A direct, but not
A concerned citizen asked a group of municipal decision-makers how they felt about a proposal. The president of the body said the group hadn't received any information on the proposal. He also said he couldn't speculate on how the group would vote on a proposal for which it didn't have... a proposal. "I'm dodging your question, but I hope with good purpose."
Horseshoes, hand grenades
When the chief executive and the business manager quote budget numbers, they should match. At a recent public meeting, the boss's presentation included a simplified version of the $67 million (give or take) budget. His number was higher than the one shown in the business manager's presentation a few minutes before. "I used rounded-up figures," he explained. "There's a $2 discrepancy there." If our calculations are correct, that's a difference of a whopping .00000298 percent.
All sarcasm aside
Warren County School District suffered at the hands of lawmakers in Harrisburg this past budget year. The state was in serious economic trouble. Something had to give. It was the smaller government. Taking to the extreme a discussion of the impact of charter schools on the district, an official explained what would happen if every school (except one, there has to be at least one public, non-charter K-12 option in every district) went charter. The economics were not favorable for the remaining school, but could that really happen? A board member scoffed at the notion. "Don't you feel that the wisdom of the legislature that got us here is going to rush in to save us?"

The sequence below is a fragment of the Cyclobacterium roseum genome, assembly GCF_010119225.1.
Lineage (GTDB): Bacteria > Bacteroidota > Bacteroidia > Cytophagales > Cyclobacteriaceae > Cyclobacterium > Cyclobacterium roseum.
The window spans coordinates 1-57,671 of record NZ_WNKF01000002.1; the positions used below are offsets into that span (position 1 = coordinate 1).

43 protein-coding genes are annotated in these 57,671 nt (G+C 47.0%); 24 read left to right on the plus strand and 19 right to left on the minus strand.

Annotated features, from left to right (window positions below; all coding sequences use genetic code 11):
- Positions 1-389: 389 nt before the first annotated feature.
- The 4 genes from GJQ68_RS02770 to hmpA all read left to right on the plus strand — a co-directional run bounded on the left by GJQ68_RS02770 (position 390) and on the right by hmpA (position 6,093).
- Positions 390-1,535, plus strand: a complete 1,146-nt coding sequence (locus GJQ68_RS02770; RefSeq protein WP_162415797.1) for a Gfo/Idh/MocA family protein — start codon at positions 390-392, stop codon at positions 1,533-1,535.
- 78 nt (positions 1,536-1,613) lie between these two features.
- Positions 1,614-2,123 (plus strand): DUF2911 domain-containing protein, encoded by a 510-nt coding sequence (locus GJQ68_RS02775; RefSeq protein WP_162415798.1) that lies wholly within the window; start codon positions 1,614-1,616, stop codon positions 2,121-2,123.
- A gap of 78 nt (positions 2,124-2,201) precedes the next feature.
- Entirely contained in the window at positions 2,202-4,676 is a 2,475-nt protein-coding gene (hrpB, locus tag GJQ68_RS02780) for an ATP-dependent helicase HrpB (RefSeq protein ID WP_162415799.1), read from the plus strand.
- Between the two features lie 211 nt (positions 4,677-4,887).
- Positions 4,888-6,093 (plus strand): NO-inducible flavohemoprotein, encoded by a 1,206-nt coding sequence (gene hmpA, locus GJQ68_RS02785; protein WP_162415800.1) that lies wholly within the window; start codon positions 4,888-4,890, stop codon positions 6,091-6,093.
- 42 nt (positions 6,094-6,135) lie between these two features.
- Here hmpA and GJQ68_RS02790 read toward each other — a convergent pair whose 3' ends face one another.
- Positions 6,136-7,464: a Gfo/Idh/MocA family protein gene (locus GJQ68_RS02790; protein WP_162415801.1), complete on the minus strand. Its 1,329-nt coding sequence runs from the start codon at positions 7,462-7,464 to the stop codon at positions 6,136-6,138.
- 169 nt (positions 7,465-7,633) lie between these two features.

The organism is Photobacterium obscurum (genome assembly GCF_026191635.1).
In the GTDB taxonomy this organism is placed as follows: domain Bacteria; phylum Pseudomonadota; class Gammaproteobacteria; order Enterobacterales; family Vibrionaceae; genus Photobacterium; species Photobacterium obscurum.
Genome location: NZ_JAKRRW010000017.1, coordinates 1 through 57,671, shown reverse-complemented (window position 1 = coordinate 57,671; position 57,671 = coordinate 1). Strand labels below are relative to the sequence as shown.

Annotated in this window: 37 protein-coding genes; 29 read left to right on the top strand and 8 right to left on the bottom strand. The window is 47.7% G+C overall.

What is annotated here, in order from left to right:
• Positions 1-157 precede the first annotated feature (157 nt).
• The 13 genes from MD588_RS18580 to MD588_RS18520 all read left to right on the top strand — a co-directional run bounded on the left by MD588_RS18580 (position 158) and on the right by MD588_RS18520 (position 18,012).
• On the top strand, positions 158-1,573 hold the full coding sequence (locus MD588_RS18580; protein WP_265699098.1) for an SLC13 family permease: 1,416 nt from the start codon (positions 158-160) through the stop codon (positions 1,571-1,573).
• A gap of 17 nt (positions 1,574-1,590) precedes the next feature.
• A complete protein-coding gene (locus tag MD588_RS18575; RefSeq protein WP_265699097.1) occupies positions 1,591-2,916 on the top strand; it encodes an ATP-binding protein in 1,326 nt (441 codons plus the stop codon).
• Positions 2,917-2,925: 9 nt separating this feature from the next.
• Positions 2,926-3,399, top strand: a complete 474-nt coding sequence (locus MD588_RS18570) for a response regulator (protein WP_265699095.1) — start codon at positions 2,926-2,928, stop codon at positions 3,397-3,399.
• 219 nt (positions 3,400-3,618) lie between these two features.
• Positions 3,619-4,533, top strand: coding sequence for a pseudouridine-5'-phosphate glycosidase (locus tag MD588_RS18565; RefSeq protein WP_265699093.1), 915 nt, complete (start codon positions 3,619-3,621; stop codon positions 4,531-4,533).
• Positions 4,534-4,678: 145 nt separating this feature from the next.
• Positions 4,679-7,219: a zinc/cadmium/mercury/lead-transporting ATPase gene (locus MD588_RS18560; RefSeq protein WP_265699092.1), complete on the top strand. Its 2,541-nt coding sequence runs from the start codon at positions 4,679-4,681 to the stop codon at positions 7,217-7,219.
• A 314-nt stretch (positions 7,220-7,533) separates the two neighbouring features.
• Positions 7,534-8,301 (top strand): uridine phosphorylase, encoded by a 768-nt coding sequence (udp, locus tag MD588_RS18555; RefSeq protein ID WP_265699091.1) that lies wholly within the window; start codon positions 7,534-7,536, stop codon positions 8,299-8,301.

During a recent discussion of charter school issues, a Warren County School Board member asked if the district would, under certain conditions, retain ownership of a building that could be converted into a charter school. The answer was 'yes.' The member asked if the district could close the building after it was converted. No. He asked if the district could sell the building after conversion. No. "If you can't sell it and you can't close it, it's tough to say you own it."
Guys and dolls
A public discussion of walking surfaces went from the legalities of the Americans with Disabilities Act to the inconvenience of certain types of shoes on certain surfaces. After noting that people wearing high heels might not want to navigate the gravel parking lot at his place of work, one of the men in the discussion said, "Most of the guys wear boots." So, only a couple of the guys wear their stilettos to work?